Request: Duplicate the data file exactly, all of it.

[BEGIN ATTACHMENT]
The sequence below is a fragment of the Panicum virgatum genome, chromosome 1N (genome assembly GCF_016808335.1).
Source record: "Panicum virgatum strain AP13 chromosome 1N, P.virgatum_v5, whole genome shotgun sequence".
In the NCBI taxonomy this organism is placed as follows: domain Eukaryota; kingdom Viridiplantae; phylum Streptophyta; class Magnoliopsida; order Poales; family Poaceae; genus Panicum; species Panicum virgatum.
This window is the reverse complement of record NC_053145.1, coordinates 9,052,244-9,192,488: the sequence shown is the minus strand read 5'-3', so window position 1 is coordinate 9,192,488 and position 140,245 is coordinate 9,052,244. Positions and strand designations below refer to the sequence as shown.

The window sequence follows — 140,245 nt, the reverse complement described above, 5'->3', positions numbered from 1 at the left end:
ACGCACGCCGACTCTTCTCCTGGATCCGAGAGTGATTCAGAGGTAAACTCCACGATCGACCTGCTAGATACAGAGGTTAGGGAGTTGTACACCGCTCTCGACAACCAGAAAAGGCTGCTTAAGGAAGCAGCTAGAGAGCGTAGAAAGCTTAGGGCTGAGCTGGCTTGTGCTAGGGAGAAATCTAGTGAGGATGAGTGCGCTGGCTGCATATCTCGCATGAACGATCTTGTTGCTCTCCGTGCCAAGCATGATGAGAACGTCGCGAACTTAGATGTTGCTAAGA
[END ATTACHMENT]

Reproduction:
The sequence below is a fragment of the Panicum virgatum genome, chromosome 1N (genome assembly GCF_016808335.1).
Source record: "Panicum virgatum strain AP13 chromosome 1N, P.virgatum_v5, whole genome shotgun sequence".
In the NCBI taxonomy this organism is placed as follows: domain Eukaryota; kingdom Viridiplantae; phylum Streptophyta; class Magnoliopsida; order Poales; family Poaceae; genus Panicum; species Panicum virgatum.
This window is the reverse complement of record NC_053145.1, coordinates 9,052,244-9,192,488: the sequence shown is the minus strand read 5'-3', so window position 1 is coordinate 9,192,488 and position 140,245 is coordinate 9,052,244. Positions and strand designations below refer to the sequence as shown.

The window sequence follows — 140,245 nt, the reverse complement described above, 5'->3', positions numbered from 1 at the left end:
ACGCACGCCGACTCTTCTCCTGGATCCGAGAGTGATTCAGAGGTAAACTCCACGATCGACCTGCTAGATACAGAGGTTAGGGAGTTGTACACCGCTCTCGACAACCAGAAAAGGCTGCTTAAGGAAGCAGCTAGAGAGCGTAGAAAGCTTAGGGCTGAGCTGGCTTGTGCTAGGGAGAAATCTAGTGAGGATGAGTGCGCTGGCTGCATATCTCGCATGAACGATCTTGTTGCTCTCCGTGCCAAGCATGATGAGAACGTCGCGAACTTAGATGTTGCTAAGA